Thor: Love and Thunder (A - M/UK - 12A/US - PG-13)

In a word: Floundering

Thor Love and Thunder

Natalie Portman stars as Dr Jane Foster and Chris Hemsworth as Thor in Thor: Love and Thunder.

Thor (Chris Hemsworth) is back in a stand-alone film, five years after we last saw him in Thor: Raganarok.

Since we last saw him, Thor has been travelling with the Guardians of the Galaxy, answering calls for help across the universe. But when the Earth settlement of New Asgard comes under attack from a mysterious human named Gorr "The God Butcher" (Christian Bale) and his shadow monsters, Thor, finds himself on a new mission.

"While it has many of the usual characteristics of a Marvel film, Thor: Love and Thunder really struggles to find a purpose - sure, they're off saving the world but do we really care? Without the strong narrative seen in the first Thor films - including his interaction with the now defunct Avengers, Love and Thunder seems to be in search of a reason to be. Leaving one with a sense of 'meh'."

Together with his boulder-like companion Korg (voiced by director and writer Taika Waititi), he sets out to save the gods themselves from Gorr, who, motivated by the death of his daughter, aims to end the gods themselves using a powerfully enchanted sword designed for that very purpose. Joining them is King Valkyrie (Tessa Thompson) and Thor's former flame, scientist Dr Jane Foster (Natalie Portman) who, facing her own very earthly battle with cancer, is transformed into a female "Thor" after responding to the call of Thor's shattered hammer, Mjölnir.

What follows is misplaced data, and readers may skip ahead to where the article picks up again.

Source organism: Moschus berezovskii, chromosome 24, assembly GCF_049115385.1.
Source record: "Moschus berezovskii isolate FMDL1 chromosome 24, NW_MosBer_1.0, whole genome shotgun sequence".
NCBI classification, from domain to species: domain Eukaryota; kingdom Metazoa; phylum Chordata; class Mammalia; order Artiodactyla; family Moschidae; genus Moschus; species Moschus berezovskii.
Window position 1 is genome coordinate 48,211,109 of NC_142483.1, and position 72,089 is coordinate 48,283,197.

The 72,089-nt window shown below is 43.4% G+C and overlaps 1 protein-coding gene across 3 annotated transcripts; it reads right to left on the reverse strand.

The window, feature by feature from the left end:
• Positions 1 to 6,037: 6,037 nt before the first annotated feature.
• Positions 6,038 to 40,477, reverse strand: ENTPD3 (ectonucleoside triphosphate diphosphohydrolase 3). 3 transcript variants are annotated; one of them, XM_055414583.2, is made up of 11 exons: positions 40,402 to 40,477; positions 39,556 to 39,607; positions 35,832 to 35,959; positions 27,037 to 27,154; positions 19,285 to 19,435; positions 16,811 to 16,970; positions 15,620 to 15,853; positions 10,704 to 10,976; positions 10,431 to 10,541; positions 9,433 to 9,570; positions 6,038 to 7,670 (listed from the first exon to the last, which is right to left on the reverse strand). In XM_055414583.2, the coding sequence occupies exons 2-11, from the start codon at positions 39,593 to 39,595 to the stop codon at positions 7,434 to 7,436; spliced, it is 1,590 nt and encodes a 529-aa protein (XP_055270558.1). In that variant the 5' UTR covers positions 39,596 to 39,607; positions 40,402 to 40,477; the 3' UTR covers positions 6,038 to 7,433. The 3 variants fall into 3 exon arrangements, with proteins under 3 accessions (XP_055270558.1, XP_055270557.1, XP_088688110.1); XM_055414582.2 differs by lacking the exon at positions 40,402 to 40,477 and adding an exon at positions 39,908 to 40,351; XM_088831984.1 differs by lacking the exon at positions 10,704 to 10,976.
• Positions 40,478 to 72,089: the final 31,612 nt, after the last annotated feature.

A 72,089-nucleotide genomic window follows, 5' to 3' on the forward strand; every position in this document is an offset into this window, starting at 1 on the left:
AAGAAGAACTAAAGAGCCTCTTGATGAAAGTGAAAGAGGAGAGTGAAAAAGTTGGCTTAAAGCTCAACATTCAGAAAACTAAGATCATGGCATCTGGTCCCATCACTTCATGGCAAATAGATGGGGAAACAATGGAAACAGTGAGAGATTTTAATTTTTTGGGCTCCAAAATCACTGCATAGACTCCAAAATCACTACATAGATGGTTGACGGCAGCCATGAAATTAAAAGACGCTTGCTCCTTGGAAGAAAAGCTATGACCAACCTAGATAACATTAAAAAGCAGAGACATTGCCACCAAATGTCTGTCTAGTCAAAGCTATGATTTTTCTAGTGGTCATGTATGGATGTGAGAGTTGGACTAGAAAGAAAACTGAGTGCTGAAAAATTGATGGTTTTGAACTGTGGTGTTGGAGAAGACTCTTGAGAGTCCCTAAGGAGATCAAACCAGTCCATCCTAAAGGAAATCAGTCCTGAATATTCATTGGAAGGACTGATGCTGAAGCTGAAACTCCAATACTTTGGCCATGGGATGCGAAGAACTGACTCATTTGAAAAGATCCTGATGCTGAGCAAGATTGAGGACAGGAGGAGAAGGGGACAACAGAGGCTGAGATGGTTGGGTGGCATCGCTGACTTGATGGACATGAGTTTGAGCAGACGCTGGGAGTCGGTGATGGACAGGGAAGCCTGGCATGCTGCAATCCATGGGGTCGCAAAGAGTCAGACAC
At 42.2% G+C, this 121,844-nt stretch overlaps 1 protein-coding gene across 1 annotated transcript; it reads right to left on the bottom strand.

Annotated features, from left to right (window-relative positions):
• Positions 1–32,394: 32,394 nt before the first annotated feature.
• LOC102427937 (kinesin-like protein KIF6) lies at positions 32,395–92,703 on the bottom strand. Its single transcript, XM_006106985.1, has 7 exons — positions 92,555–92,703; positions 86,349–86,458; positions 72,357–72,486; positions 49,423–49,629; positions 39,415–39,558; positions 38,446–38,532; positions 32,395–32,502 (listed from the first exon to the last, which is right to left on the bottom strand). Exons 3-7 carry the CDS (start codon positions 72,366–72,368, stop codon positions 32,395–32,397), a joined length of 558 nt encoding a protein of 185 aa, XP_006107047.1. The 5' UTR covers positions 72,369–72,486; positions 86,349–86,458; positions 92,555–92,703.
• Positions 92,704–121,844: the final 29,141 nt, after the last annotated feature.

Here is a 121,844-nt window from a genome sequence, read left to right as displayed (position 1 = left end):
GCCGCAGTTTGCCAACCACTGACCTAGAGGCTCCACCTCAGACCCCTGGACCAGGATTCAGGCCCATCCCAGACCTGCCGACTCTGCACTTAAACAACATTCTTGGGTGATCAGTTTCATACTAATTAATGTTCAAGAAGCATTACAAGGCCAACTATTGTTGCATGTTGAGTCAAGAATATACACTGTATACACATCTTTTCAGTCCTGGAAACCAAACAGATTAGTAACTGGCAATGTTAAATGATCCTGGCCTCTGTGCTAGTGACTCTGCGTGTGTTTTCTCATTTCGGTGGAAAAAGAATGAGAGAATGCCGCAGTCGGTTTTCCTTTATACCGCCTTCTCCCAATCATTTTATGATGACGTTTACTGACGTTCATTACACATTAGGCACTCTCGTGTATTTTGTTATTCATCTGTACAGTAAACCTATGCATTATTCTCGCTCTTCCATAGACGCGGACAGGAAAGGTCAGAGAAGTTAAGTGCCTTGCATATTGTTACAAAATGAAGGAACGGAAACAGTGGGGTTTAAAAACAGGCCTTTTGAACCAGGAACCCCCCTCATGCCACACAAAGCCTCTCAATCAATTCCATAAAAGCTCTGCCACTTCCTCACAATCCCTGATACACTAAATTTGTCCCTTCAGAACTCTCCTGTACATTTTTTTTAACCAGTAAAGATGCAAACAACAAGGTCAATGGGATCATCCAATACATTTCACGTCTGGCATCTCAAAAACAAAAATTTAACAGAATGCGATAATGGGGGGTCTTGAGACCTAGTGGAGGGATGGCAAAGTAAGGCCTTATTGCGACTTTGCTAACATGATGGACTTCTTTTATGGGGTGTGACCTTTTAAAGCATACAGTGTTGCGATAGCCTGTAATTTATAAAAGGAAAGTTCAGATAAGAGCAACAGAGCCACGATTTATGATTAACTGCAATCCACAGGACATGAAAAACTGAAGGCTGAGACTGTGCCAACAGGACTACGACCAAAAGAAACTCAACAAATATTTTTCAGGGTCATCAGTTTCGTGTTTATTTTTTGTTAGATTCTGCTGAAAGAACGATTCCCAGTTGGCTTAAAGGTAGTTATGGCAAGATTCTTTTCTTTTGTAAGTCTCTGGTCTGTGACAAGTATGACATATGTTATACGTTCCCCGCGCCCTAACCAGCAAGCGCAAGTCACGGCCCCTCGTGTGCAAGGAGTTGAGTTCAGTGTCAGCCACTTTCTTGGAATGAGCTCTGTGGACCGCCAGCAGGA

Together they set off on a quest to warn the gods of the danger facing them and save the children of New Asgard who have been kidnapped by the mysterious shadow monsters. 

There's action from the outset, strange new worlds to explore, famous faces popping up everywhere (including Russell Crowe as the god Zeus and Matt Damon reprising his role on stage as the actor playing Thor's brother Loki) and plenty of laughs as one has come to expect from Marvel. But the focus seems to be overly placed on the gags and the character of Thor, which has progressively become thinner with each film, is here reduced to little more than a cardboard cutout.

While it has many of the usual characteristics of a Marvel film, Thor: Love and Thunder really struggles to find a purpose - sure, they're off saving the world but do we really care? Without the strong narrative structure of the first Thor films - including his interaction with the now defunct Avengers, Love and Thunder seems to be in search of a reason to be. Not the follow-up we expected after Ragnarok and for all the hype, Thor: Love and Thunder may well leave one with nothing more than a sense of 'meh'.